I’m constantly ashamed to think it but am confronted with it repeatedly: I’m tired of everyone thinking that the “worst hit” suburbs are the only badly effected ones. My house is central, near AMI stadium, and we had to leave in February when it started to collapse. I’m tired of people being so surprised that we had any damage at all, And I’m tired of those same suburbs being the only ones receiving assistance, support and attention because of that assumption.
Mostly, I’m just tired. Tired and constantly sad. I want to go home.
Interesting article, interesting point of view. I live in the East, I drive a 4WD just so I can actually drive down the road or in some instances on the footpath. I think I am tough and resilient, not only have I managed to live through the shakes, I have managed to raise my two very young, very traumatised children. But also been a part of an amazing “Eastern” school team guiding and supporting nearly 700 children and families through this too. I think in your article you have forgotten to mention the kids in all of this. We as adults are unable, at times to understand, be “strong” cope and make sense of all this. Imagine how our children are feeling. Not only are they terrified about the shakes they in some instances have lost their major support beam – The adult who always tells them “everything is going to be alright” In this city, our city, there are some incredibly sad little people. We are broken, but we are also resilient in our ability to try and maintain our “past” life. We go to the malls, we go to the grocers, we smile when it shakes and tell our children “look honey, I told you it would stop, see, don’t be frightened” We are resilient. (ha ha how many times did I use that word in this comment?)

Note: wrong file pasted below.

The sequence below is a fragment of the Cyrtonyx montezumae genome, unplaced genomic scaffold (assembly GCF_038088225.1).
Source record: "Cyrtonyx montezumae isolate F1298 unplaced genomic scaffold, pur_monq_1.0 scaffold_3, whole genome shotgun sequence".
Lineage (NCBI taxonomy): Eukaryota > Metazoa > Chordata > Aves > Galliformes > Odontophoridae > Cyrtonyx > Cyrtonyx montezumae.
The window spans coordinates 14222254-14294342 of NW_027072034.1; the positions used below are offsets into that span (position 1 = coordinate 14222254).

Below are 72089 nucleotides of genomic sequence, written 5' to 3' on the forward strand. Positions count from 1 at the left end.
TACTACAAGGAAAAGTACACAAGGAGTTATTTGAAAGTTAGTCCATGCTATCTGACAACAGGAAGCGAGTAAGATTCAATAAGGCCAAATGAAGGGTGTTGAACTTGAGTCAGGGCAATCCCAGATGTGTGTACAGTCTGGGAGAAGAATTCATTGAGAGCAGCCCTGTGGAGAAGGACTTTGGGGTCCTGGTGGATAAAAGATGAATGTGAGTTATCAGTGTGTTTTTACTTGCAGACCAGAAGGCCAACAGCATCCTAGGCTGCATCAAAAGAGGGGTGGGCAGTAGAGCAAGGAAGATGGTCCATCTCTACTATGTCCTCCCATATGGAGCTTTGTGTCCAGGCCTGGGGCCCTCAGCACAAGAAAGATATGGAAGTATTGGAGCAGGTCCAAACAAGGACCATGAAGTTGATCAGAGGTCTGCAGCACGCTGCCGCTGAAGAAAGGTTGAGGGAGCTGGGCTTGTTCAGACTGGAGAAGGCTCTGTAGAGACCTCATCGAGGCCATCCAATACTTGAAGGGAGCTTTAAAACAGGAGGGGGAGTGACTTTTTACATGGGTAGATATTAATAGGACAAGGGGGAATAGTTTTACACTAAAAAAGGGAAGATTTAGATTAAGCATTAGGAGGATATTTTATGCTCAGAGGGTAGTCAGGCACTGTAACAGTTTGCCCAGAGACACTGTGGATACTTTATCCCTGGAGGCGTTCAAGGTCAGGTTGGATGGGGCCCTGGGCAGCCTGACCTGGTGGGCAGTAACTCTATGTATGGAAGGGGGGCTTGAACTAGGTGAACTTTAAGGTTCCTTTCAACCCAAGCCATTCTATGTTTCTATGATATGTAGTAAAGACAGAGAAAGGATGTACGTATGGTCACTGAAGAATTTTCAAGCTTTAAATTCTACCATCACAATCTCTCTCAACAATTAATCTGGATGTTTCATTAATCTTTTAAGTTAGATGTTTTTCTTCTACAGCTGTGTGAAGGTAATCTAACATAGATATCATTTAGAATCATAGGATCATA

Lara, thank you. Although Aussies, my wife and I lived for six years in Aotearoa and our hearts remain there along with two adult children. We have many friends in Christchurch and did business there. Our hearts ache for you. It is timely to hear your wisdom: the people of Christchurch are bone-weary. They deserve praise as well as sympathy, but the oft-repeated of words meant to inspire now angers more than helps. People need to feel free to stay or to go. Leaving is not a lack of resilience, simply one of several understandable ways of responding. People cannot and will not live without hope — but they may need to seek it elsewhere.